MRC Aims To Bridge The Viewability Reconciliation Gap – But Mobile Remains An Open Question

MRCelephantViewability vendors mostly speak the same language – but they don’t always provide brands and publishers with the same results.

It’s a major pain point and one that the Media Rating Council (MRC) has been attempting to tackle in a three-part series of reconciliation tests, which began back in 2013, to understand why there are marked discrepancies between the viewable impression numbers reported by various MRC accredited vendors looking at the same traffic.

The final results were released late Wednesday.

The MRC acknowledged in its reconciliation study that more than one-third of the campaigns it looked at had an unacceptably high percentage of discrepancy between vendors – higher than both of its previous phases of reconciliation testing, a matter it plans to investigate.

Although for the majority of the campaigns under the MRC’s microscope (63%) the variance observed between vendors fell within what the MRC regarded as “an acceptable range” – a less than 10% difference, with an average weighted difference of 4.1% per campaign – the remaining 37% of campaigns clocked in with differentials of over 10% and an average weighted difference of 34% per campaign.

Mobile appears to be a big part of the issue.

In drilling down into the differences, the need for more robust guidance on mobile viewability was conspicuous. The MRC found that 54% of reconciliation issues were due to vendors treating mobile viewable impressions differently than desktop impressions in their reporting.

No vendor has yet been accredited for a mobile-specific viewability product.

From the MRC’s perspective, impressions served to mobile environments need to be clearly segregated from desktop impressions for the purposes of viewability reporting, a point the council made in the interim mobile guidelines it released in early May. The MRC also recommended separate reporting for mobile web impressions and for in-app impressions.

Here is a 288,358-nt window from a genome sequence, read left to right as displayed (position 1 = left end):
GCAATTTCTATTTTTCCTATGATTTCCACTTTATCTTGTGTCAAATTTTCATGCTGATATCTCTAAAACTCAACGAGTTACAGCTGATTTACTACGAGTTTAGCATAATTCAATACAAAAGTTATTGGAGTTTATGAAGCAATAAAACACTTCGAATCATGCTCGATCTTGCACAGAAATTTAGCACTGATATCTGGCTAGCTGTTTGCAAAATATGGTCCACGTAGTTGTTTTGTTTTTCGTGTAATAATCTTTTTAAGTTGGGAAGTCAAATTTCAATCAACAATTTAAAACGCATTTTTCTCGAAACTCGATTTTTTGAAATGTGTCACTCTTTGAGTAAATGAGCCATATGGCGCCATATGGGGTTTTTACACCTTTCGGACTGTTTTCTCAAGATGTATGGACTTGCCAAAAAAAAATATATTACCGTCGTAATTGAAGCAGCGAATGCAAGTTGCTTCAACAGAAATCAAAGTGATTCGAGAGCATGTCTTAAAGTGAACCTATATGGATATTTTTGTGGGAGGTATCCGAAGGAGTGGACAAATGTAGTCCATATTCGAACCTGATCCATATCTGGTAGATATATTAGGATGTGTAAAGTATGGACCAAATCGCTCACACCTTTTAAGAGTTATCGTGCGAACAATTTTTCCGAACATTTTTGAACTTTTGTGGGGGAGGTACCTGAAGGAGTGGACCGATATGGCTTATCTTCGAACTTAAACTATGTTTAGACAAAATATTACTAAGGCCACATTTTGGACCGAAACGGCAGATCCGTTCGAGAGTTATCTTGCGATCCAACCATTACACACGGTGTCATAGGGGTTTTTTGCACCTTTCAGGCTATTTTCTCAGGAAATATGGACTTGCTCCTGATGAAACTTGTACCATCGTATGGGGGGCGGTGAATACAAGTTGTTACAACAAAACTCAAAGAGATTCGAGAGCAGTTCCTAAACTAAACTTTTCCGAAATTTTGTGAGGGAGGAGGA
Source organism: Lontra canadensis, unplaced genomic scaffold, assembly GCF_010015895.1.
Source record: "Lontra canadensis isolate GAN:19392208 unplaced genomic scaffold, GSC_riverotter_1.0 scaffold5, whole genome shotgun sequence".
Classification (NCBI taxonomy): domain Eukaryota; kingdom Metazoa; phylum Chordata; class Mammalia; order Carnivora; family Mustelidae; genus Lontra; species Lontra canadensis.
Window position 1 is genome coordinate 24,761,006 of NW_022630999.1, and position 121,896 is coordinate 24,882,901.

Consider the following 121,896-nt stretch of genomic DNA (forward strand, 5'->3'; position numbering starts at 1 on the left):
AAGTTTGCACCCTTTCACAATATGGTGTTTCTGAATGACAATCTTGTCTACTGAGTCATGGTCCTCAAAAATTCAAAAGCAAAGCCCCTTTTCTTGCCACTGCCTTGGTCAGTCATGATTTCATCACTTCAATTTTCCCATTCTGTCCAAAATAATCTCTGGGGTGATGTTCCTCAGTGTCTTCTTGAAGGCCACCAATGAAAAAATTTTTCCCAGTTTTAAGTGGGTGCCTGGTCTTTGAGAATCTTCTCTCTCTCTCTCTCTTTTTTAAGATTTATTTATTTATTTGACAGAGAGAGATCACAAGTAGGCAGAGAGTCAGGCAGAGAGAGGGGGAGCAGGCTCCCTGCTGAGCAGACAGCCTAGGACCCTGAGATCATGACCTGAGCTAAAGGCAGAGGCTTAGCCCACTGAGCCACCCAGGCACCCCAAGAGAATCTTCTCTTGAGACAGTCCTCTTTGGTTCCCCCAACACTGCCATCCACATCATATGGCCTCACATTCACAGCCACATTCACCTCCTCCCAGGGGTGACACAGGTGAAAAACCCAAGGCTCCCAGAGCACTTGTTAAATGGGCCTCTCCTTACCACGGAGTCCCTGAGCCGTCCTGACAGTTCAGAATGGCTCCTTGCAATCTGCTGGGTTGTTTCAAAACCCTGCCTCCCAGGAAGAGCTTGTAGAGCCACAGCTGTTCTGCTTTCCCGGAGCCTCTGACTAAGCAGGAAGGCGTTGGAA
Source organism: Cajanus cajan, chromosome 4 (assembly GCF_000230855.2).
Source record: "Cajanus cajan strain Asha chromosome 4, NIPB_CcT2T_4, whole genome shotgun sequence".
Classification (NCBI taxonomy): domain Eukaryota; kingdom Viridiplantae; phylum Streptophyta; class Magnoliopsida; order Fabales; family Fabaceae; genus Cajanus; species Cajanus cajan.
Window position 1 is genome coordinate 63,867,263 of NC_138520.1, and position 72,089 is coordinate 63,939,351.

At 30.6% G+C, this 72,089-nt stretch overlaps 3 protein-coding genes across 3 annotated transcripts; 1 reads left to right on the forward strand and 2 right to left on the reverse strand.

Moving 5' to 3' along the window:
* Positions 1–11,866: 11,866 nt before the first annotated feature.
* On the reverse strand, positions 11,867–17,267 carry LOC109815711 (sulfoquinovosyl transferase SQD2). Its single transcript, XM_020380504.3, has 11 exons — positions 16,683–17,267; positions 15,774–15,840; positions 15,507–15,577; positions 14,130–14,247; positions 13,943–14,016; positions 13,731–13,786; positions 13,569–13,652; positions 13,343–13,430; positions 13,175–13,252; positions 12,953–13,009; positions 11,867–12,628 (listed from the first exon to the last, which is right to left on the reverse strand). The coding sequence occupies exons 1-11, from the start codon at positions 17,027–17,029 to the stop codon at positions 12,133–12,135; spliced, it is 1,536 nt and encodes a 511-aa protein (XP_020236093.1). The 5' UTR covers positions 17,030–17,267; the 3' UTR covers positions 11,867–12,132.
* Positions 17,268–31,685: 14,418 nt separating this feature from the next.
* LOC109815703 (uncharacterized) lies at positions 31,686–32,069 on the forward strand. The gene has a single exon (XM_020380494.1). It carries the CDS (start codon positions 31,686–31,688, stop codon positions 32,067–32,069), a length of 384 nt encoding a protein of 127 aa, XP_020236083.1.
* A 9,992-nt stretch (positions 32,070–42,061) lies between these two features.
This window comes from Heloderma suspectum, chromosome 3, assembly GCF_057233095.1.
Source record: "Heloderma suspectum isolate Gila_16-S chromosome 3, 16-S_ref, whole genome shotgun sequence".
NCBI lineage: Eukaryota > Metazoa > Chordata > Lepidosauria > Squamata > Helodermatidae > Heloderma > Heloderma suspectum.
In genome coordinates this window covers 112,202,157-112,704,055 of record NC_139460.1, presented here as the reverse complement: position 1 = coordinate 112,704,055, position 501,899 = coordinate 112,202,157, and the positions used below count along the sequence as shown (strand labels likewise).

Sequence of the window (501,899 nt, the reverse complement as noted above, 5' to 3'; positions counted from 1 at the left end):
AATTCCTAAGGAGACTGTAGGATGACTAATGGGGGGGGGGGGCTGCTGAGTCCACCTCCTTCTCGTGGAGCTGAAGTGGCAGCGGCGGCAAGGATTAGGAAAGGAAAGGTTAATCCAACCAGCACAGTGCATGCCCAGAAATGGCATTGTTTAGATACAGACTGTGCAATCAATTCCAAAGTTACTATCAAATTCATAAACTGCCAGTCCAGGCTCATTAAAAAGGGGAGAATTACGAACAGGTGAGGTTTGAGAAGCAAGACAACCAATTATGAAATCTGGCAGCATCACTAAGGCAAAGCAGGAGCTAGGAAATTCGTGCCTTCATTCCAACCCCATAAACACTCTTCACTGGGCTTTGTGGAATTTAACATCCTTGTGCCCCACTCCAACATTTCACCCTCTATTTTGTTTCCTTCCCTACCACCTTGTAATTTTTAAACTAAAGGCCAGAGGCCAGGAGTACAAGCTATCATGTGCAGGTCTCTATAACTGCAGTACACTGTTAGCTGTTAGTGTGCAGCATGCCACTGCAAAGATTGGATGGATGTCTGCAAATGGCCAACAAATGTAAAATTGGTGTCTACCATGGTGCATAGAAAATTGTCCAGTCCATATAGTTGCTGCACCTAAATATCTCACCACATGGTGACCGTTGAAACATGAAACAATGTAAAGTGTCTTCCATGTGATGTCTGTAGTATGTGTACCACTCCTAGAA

“We support the MRC in their efforts – but at the same time, there are still a lot of questions that need further attention, especially around how mobile impressions are treated,” said Michael Krauss, Integral Ad Science’s director of product management, who was present on a joint call hosted by the Interactive Advertising Bureau (IAB) and the MRC as they discussed the results on Wednesday.

Mobile aside, several other factors were also found to impact viewability measurement harmony, including the fact that some vendors handle pixel tags served by other vendors differently (responsible for 13% of the discrepancy), as well as an incongruity around how various vendors account for multi-ad campaigns (28%).

In the case of multi-ad units – say a sponsorship package that includes a large banner ad and several other smaller ads placed around a page – it’s particularly difficult to determine which ad or ads should “count” toward delivery of a campaign, Integral’s Krauss said.

Rounding out the MRC’s conclusions, 2% of discrepancies were found to be the result of variability between how different vendors filter unverified traffic, while 3% were attributed to non-human traffic, human error and other related factors.

The MRC said it plans to address most of those issues in a forthcoming update to its viewability guidelines “in the near future.” No specific date was provided.

According to research released by digital consultancy 614 Group in April, vendor to vendor disparity was named as one of the top challenges facing both the buy side and the sell side with regards to measuring viewability.

“Everyone in the industry must ask how we can reasonably expect to transact media based on a standard where no two measurements are the same,” the report stated tersely.

For its part, although the IAB supported the MRC’s efforts, it also had this to say in its public statement on the matter: “Clearly, the MRC analysis demonstrates the need to move faster in solving for the root causes of measurement disparity and inadequacies.”

Because there’s a lot of money at stake, Krauss said.

“The market wants to be able to trust the vendors who are MRC certified to, at the very least, come up with similar measurements for campaigns,” he said.

The MRC’s third and final reconciliation report was based on campaign data from Q1 and Q2 2015. The council examined nearly 4 billion served ad impressions across both video and display. Site, placement and creative type were all taken into consideration.

1 Comment

  1. Although it's been obvious to everyone in the industry, it's finally good to see the MRC is officially acknowledging this and working towards something.

    The next round should reset accreditations for everyone and have a much better technically savvy process that requires all vendors to have the same results to pass, something that can easily be done with a deterministic test suite created by software engineers. Discrepancy can and should be brought within 1% or less with a better approach.

    Reply

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